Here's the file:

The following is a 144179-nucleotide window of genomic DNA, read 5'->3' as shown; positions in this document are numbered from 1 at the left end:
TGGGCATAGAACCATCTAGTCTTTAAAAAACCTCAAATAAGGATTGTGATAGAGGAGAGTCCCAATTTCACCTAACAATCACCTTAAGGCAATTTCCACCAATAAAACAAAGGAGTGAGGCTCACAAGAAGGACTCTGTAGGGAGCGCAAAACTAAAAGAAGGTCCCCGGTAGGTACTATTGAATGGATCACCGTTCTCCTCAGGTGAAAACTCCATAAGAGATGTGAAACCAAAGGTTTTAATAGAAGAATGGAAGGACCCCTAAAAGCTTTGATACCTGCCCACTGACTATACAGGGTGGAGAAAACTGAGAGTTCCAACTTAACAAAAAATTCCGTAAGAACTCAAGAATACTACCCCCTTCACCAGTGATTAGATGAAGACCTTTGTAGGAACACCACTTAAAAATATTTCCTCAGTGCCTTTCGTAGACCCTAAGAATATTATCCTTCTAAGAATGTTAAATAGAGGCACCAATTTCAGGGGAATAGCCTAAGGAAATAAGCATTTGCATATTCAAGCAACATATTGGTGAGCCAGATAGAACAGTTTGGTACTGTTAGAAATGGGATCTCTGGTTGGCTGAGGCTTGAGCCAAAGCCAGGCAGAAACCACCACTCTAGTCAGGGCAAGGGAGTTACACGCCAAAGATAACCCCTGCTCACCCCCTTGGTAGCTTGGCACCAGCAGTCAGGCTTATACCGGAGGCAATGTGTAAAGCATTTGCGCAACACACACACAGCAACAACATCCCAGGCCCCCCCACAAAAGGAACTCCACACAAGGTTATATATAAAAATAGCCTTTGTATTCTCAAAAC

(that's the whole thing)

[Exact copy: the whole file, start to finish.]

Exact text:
The following is a 144179-nucleotide window of genomic DNA, read 5'->3' as shown; positions in this document are numbered from 1 at the left end:
TGGGCATAGAACCATCTAGTCTTTAAAAAACCTCAAATAAGGATTGTGATAGAGGAGAGTCCCAATTTCACCTAACAATCACCTTAAGGCAATTTCCACCAATAAAACAAAGGAGTGAGGCTCACAAGAAGGACTCTGTAGGGAGCGCAAAACTAAAAGAAGGTCCCCGGTAGGTACTATTGAATGGATCACCGTTCTCCTCAGGTGAAAACTCCATAAGAGATGTGAAACCAAAGGTTTTAATAGAAGAATGGAAGGACCCCTAAAAGCTTTGATACCTGCCCACTGACTATACAGGGTGGAGAAAACTGAGAGTTCCAACTTAACAAAAAATTCCGTAAGAACTCAAGAATACTACCCCCTTCACCAGTGATTAGATGAAGACCTTTGTAGGAACACCACTTAAAAATATTTCCTCAGTGCCTTTCGTAGACCCTAAGAATATTATCCTTCTAAGAATGTTAAATAGAGGCACCAATTTCAGGGGAATAGCCTAAGGAAATAAGCATTTGCATATTCAAGCAACATATTGGTGAGCCAGATAGAACAGTTTGGTACTGTTAGAAATGGGATCTCTGGTTGGCTGAGGCTTGAGCCAAAGCCAGGCAGAAACCACCACTCTAGTCAGGGCAAGGGAGTTACACGCCAAAGATAACCCCTGCTCACCCCCTTGGTAGCTTGGCACCAGCAGTCAGGCTTATACCGGAGGCAATGTGTAAAGCATTTGCGCAACACACACACAGCAACAACATCCCAGGCCCCCCCACAAAAGGAACTCCACACAAGGTTATATATAAAAATAGCCTTTGTATTCTCAAAAC